(a)(1) Issuance of Subpoenas. Upon the request of any party, the clerk of court shall issue subpoenas or subpoenas duces tecum for any person or persons to attend as witnesses in any cause or matter in the General Sessions Court. An attorney, as an officer of the court, may also issue and sign subpoenas or subpoenas duces tecum for any person or persons to attend as witnesses in any cause or matter in the General Sessions Court. The subpoena shall state the name of the court, the title of the action, and shall command each person to whom it is directed to attend and give testimony, or otherwise produce documentary evidence at a specified court proceeding. The subpoena shall also set forth the name of the party requesting the appearance of such witness and the name of counsel for the party, if any. The clerk of court or attorney issuing the subpoena shall utilize a court-approved subpoena form.
(2) Issuance of Subpoena for Personal or Confidential Information About a Victim. A subpoena requiring the production of personal or confidential information about a victim may be served on a third party only by court order. Before entering the order and unless there are exceptional circumstances, the court must require giving notice to the victim so that the victim can move to quash or modify the subpoena or otherwise object.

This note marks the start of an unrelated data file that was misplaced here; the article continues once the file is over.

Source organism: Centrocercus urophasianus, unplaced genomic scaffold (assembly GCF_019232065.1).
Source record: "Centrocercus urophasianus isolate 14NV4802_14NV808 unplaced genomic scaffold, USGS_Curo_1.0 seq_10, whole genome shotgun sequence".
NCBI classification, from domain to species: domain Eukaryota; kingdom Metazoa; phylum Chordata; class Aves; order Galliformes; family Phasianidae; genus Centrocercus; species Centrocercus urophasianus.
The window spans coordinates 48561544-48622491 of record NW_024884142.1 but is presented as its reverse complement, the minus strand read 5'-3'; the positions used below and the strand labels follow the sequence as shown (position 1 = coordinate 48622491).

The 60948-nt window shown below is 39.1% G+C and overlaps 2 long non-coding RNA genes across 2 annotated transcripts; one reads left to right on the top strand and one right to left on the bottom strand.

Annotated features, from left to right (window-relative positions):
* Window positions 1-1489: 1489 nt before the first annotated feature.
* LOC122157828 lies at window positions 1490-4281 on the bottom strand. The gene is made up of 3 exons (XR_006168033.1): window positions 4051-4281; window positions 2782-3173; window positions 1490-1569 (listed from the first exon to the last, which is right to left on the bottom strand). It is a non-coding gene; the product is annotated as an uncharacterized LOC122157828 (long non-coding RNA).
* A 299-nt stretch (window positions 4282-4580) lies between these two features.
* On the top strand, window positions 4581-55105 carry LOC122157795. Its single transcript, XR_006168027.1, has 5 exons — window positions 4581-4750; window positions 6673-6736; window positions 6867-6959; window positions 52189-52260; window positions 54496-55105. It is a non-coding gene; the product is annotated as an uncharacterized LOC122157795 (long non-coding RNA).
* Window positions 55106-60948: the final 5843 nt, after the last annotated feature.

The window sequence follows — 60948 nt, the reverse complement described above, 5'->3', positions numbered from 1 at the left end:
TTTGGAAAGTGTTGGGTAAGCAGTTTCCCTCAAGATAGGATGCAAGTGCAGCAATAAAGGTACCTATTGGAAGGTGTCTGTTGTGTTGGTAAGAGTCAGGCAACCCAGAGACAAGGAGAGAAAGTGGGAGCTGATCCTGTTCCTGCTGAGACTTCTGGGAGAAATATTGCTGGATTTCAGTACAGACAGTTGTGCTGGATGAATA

Note to 2019 Amendment:
The 2019 amendment provides that an attorney is also authorized to issue and sign a subpoena on behalf of a court in which that attorney is licensed to practice. The amendment also makes clear that subpoenas may only be issued to summon a witness to appear or present documentary evidence at a court proceeding. The rule allowing an attorney to issue and sign a subpoena does not apply to any request for a subpoena for a witness located in another state, which is governed by the Uniform Act to Secure the Attendance of Witnesses from Without a State in Criminal Proceedings. See S.C. Code. Ann. §§ 19-9-10 et seq. (2014). New paragraph (a)(2) adopts a version of the federal rule intended to provide a protective mechanism when the defense subpoenas a third party to provide personal or confidential information about a victim. The amendment requires judicial approval before service of a subpoena seeking personal or confidential information about a victim from a third party.
(b) Service. A subpoena may be served by the sheriff of any county in which the witness may be found, by his deputy or by any other person who is not a party and is not less than eighteen years of age. Service of a subpoena upon an individual may be made by delivering a copy to him personally, or by leaving copies thereof at his dwelling house or usual place of abode with some person of suitable age and discretion then residing therein, or by delivering a copy to an agent authorized by appointment or by law to receive service. Service may be made on any day of the week.
This rule replaces S.C. Code Ann. Section 19-7-10 (1976) repealed by Act No. 100 of 1985. The language is taken from Section 19-7-10 (1976) and Rule 4(d), 45(c), SCRCP.
Amended by Order dated May 1, 2019.